“asparagus transforms my chamber pot into a flask of perfume”

This arguably controversial opinion of asparagus’s effect on urine, as offered by French writer Marcel Proust in 1913, is a colorful illustration of mankind’s long-standing fascination with asparagus. Since its initial cultivation by the Ancient Greeks, asparagus has enjoyed a 2500 year history of charming palates and, as Proust observed, transforming chamber pots. (Interestingly, research on this particular byproduct of enjoying asparagus reveals that Proust and his sense of smell may have been among a lucky minority. The smell, which results from the breakdown of the vegetable’s  sulfurous amino acid methylmercaptan during digestion, is only discernible by around a quarter to a half of the population.)

health benefits

The Ancients Greeks were certainly on to something when they praised asparagus not only for its delectable taste but also for its manifold health benefits. A particularly impressive amount of the carbohydrate inulin, coupled with the vegetable’s high fiber content (3 grams per cup) and protein content (4 to 5 grams per cup), makes asparagus ideal for improving digestive support. And if that’s not convincing enough, asparagus is also chock-full of anti-inflammatory and antioxidant nutrients, so can significantly reduce the risk of heart disease and blood sugar control problems. Not to mention, the stalks’ B-vitamin content is through the proverbial roof.

some history & fun facts

Asparagus comes from a Greek word meaning “sprout” or “shoot,” a rather straight-forward and uninteresting etymology. However, the Oxford English Dictionary’s definition of the word makes note of a brief deviation from this familiar name sometime around 1650. Thanks to the fluid and ever-changing nature of language, the word was spontaneously corrupted by English-speakers to sparrow-grass, which remained the polite name for the vegetable throughout the 18th century. Professional botanists still used asparagus, but with the stigma of a certain degree of stuffiness; according to John Walker’s A Critical Pronouncing Dictionary (1791): ‘Sparrow-grass is so general that asparagus has an air of stiffness and pedantry.’ During the 19th century, asparagus once again became the norm, and sparrow-grass was re-assigned as typical of the illiterate.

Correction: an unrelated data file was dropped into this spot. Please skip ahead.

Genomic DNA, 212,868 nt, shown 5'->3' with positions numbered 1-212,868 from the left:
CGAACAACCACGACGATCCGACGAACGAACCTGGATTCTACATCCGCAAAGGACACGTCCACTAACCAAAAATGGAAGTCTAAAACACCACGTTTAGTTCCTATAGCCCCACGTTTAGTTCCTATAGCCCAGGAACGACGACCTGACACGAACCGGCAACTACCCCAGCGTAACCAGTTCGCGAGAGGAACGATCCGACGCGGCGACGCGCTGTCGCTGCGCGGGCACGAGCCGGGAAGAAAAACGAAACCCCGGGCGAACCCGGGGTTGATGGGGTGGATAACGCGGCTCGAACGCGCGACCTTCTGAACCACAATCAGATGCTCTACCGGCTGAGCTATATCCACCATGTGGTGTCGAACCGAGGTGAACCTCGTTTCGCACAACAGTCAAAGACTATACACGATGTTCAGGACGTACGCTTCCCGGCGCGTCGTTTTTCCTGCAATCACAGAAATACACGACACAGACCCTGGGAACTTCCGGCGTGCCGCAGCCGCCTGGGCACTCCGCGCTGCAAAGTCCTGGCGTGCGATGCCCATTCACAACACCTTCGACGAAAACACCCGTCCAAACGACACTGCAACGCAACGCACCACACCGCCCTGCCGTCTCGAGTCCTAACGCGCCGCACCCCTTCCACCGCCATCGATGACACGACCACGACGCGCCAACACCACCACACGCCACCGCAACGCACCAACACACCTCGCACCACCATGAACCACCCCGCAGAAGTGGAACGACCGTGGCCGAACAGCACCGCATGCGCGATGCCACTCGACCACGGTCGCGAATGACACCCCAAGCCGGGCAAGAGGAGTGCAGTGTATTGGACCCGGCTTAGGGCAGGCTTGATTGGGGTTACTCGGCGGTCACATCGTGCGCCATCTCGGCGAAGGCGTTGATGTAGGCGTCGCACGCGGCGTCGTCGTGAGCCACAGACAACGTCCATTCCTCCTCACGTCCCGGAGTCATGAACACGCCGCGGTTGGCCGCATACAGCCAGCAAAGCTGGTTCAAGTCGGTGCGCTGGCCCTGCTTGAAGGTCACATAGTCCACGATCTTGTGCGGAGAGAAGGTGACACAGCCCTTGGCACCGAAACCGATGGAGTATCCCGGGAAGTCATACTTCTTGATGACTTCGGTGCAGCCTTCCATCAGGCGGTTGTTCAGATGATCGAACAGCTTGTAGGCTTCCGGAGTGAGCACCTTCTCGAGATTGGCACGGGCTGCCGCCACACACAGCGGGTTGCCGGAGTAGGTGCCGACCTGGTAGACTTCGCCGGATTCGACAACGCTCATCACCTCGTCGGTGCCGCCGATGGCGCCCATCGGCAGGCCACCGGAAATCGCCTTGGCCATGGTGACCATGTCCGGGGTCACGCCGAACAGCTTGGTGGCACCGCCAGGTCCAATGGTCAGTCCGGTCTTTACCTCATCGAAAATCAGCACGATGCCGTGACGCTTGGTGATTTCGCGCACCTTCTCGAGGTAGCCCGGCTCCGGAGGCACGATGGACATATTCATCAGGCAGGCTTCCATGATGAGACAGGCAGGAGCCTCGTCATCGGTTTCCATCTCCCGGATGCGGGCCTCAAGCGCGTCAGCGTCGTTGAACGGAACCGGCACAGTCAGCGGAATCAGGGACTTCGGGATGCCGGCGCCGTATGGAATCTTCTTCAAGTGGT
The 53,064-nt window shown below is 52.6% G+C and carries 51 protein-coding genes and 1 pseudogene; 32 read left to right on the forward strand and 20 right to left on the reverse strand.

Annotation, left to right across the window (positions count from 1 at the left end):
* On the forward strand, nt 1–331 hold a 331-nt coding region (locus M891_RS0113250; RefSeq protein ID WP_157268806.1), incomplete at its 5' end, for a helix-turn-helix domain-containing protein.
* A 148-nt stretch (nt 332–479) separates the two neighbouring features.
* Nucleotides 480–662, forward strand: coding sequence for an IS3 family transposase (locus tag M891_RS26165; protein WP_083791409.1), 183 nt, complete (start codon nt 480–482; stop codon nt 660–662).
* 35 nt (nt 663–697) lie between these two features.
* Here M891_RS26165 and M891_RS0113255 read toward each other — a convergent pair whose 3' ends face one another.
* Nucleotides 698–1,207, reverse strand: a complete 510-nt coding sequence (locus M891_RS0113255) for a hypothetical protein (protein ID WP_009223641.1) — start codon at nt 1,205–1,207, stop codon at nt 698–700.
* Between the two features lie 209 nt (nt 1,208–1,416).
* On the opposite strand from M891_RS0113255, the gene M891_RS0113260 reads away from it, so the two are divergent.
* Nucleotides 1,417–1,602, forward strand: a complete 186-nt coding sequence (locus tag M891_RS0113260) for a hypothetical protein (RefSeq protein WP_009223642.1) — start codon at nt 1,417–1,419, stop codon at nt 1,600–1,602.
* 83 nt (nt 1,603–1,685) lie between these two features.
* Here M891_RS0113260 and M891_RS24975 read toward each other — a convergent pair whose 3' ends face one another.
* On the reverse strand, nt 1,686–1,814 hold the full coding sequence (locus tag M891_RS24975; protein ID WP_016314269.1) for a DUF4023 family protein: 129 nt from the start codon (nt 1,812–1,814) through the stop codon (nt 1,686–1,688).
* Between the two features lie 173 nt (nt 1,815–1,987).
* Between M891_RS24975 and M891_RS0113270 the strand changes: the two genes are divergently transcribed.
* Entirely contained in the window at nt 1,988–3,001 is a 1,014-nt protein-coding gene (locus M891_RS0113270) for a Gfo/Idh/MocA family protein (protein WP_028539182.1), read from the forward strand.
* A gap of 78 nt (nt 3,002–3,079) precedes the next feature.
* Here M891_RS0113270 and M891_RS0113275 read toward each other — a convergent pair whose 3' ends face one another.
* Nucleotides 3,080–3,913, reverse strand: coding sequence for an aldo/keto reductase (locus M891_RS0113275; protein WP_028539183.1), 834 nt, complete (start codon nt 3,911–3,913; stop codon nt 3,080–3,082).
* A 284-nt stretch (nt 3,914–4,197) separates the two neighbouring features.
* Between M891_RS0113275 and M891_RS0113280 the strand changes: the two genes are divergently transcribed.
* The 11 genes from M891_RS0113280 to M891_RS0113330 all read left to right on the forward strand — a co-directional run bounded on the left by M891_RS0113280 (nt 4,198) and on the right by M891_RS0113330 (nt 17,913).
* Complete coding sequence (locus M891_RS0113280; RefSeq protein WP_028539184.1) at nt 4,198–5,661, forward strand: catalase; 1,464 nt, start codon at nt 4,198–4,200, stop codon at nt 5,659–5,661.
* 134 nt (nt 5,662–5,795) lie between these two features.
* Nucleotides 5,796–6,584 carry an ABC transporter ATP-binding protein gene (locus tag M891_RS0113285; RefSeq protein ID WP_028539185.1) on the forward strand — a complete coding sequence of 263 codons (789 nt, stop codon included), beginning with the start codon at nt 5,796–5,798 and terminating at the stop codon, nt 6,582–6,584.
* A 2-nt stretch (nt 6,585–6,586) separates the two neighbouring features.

Around the same time that English-speakers were struggling with issues of naming, King Louis XIV (1643-1715) was helping the vegetable reach new heights of popularity in France. Allegedly, Louis  so loved asparagus that he dubbed it the “food of kings” and had special greenhouses built so he could enjoy it all year round.

While green asparagus remains the most popular variety in the United States, white asparagus is preferred in many European countries, most notably in Germany, Netherlands, France and Belgium. To cultivate white asparagus, the bulb is planted beneath a mound of soil, so that as the plant grows, it’s denied sunlight until harvested. This process, called etiolation, inhibits the plant’s production of chlorophyll and is responsible for the color, or lack thereof. (In fact, I can personally attest to Europe’s preference for this variety. While on a trip to Denmark and France earlier this month, I witnessed many more produce stands offering white asparagus than green. The photo below was taken in Copenhagen; note the white asparagus on the peripheries of the picture.)

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